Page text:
The primary mode is the Main Log, a story mode which follows Luffy, with another character occasionally stepping in for specific fights. Main Log features three types of stages. Stronger baddies will show up from time to time, usually signaling a mission to beat them or capture a specific territory. Though the game promises that missions have a great outcome on how the stage plays out, they only make a difference in the Battle of Marineford. Otherwise, the reward consists of a character being available to follow Luffy or activating a support ability to stun the enemies in a territory.
Aesthetically, the title is easily the most colourful game available, with vibrant, detailed character models that sport delightful animations even when walking or running, and the stages, while repetitive in terms of gameplay, boast some lovingly crafted assets and backdrops. It goes without saying, however, that the star of the show is One Piece’s deliciously charming art style itself, which has been brilliantly recreated in this release.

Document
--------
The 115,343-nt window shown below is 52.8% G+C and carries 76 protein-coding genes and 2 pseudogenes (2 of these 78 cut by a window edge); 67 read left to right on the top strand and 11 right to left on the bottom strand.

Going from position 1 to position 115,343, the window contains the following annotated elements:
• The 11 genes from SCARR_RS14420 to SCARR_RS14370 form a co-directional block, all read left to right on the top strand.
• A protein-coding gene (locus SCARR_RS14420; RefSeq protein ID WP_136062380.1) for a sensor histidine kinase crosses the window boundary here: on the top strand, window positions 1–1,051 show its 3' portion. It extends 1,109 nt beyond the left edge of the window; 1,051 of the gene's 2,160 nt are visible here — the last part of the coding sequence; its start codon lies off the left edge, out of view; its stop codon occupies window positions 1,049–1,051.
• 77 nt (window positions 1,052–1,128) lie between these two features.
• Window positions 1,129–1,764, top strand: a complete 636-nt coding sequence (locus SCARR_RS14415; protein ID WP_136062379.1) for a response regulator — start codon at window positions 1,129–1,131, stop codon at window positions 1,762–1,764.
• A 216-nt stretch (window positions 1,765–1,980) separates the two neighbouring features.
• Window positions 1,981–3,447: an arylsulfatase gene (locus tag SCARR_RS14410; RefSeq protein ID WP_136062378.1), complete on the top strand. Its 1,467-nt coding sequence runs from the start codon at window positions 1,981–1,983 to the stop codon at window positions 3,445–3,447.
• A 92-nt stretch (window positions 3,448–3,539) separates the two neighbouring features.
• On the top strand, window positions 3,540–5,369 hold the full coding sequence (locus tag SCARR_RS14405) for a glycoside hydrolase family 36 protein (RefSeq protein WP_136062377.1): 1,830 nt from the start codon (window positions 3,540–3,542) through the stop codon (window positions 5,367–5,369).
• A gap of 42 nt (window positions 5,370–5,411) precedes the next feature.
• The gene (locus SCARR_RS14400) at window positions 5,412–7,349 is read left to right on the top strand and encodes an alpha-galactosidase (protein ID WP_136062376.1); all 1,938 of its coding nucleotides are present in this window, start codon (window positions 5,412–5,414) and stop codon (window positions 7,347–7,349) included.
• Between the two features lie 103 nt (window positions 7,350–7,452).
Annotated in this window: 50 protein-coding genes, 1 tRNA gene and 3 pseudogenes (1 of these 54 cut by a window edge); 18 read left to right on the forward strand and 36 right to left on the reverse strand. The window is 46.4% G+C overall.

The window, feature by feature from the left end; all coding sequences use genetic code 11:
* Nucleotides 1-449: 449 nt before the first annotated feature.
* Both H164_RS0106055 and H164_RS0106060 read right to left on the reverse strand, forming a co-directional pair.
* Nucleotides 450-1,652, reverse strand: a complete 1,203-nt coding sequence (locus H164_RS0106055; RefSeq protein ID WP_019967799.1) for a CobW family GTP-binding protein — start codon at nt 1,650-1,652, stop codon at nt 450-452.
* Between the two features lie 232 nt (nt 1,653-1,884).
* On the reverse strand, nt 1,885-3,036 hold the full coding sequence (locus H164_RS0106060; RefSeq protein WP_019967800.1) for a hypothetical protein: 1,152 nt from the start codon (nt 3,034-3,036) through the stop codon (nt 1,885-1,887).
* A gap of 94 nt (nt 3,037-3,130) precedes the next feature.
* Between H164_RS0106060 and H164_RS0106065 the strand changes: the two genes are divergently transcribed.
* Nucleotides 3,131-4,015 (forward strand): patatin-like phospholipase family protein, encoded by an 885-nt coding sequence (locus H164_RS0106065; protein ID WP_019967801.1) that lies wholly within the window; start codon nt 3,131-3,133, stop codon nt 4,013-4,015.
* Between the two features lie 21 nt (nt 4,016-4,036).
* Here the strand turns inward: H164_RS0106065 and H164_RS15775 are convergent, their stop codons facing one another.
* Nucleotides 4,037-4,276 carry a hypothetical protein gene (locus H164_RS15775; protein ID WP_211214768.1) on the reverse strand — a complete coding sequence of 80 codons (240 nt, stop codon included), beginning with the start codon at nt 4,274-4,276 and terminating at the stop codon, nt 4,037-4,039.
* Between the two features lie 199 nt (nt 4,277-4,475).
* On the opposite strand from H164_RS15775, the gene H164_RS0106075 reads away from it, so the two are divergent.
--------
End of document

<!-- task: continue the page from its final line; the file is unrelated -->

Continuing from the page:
The third stage type, action, is all about platforming using Luffy's rubber abilities, with intermittent enemies and a boss at the end tossed in for good measure. Calling it "platforming" is generous, considering that jumping, hitting, dodging, and grabbing the environment. Beyond extremely light puzzle elements, traversing an environment practically feels on-rails. This can be exciting at the right moments -- the Battle of Marineford comes to mind -- but more often made me wish that the engine supported greater free movement. It doesn't help that Luffy does the same canned animation every time he has a "Eureka!" moment for creating new ways to use his stretchy body to move around.
You can also spend time customizing your characters with ‘Strong Words’ — secret sentences that you find and earn throughout the game. By equipping these quips and aphorisms, you can adjust stats, gain new skills, and deploy all sorts of battle effects, and the fact that they’re based on quotes makes it a fun system to use — it feels a bit like opening a fortune cookie each time you come across a new one. For the most part, this is the exact same game as the console release. There are a few important differences, however, starting with multiplayer. This portable version unfortunately misses out on the co-op play in Story mode, though up to four players can still take on side quests together in local multiplayer as long as everyone has their own copy of the game.
Taking what I had learned from various titles, I was not surprised to learn within five minutes that I could literally run right through any crowd of cannon fodder with zero resistance. In terms of its basic gameplay, One Piece games just feel like an even less engaging rendition of its major template, particularly after the surprise.